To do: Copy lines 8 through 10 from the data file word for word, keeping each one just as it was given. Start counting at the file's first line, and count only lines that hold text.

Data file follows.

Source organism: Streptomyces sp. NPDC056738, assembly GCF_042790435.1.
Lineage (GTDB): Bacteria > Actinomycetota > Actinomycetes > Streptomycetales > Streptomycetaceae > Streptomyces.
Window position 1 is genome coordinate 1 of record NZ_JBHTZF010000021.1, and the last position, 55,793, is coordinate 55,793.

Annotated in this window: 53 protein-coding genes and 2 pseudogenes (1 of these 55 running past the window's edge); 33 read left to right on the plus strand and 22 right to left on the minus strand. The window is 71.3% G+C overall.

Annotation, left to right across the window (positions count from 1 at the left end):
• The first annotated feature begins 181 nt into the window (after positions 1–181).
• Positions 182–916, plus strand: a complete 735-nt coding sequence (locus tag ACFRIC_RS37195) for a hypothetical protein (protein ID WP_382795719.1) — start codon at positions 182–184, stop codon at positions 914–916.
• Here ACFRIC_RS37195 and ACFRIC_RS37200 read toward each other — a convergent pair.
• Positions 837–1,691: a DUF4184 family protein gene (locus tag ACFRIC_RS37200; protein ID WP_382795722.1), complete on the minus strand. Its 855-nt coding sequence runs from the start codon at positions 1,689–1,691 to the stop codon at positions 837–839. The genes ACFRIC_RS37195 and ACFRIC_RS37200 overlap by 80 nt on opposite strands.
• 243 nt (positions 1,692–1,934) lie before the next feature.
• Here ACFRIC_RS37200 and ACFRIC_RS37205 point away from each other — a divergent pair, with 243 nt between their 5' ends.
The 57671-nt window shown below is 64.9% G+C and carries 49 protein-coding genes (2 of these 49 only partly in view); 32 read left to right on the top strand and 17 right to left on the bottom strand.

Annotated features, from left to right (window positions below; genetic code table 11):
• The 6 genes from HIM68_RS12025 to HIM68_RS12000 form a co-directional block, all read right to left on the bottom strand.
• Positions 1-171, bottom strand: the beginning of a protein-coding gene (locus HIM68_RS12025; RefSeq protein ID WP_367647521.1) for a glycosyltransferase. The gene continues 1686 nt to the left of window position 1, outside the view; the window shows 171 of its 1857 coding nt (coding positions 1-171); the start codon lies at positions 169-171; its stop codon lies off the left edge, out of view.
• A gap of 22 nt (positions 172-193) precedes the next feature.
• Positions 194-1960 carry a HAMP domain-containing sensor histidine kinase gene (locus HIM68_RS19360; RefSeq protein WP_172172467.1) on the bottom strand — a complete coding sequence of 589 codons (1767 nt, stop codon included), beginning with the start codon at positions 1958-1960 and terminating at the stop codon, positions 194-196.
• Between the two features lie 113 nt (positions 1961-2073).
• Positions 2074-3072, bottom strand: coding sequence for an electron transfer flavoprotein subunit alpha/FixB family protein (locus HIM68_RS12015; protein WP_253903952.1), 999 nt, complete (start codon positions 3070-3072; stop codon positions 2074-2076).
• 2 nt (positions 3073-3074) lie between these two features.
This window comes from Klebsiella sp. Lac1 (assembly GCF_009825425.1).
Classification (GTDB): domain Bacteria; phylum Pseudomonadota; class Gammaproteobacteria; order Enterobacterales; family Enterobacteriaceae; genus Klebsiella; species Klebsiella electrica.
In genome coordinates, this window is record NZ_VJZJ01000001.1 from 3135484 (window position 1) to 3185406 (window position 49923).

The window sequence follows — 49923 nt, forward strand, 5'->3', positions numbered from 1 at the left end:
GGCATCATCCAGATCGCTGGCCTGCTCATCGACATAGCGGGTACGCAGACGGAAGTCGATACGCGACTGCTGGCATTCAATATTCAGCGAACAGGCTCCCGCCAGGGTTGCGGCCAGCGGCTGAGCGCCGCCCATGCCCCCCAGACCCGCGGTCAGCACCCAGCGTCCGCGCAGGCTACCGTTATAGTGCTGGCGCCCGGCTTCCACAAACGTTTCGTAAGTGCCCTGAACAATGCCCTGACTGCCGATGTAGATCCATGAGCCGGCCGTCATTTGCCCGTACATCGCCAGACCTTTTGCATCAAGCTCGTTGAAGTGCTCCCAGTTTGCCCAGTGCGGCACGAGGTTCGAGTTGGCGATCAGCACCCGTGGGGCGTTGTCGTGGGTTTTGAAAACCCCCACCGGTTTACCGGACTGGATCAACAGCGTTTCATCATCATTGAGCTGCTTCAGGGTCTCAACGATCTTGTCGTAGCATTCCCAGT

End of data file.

• Here ACFRIC_RS37195 and ACFRIC_RS37200 read toward each other — a convergent pair.
• Positions 837–1,691: a DUF4184 family protein gene (locus tag ACFRIC_RS37200; protein ID WP_382795722.1), complete on the minus strand. Its 855-nt coding sequence runs from the start codon at positions 1,689–1,691 to the stop codon at positions 837–839. The genes ACFRIC_RS37195 and ACFRIC_RS37200 overlap by 80 nt on opposite strands.
• 243 nt (positions 1,692–1,934) lie before the next feature.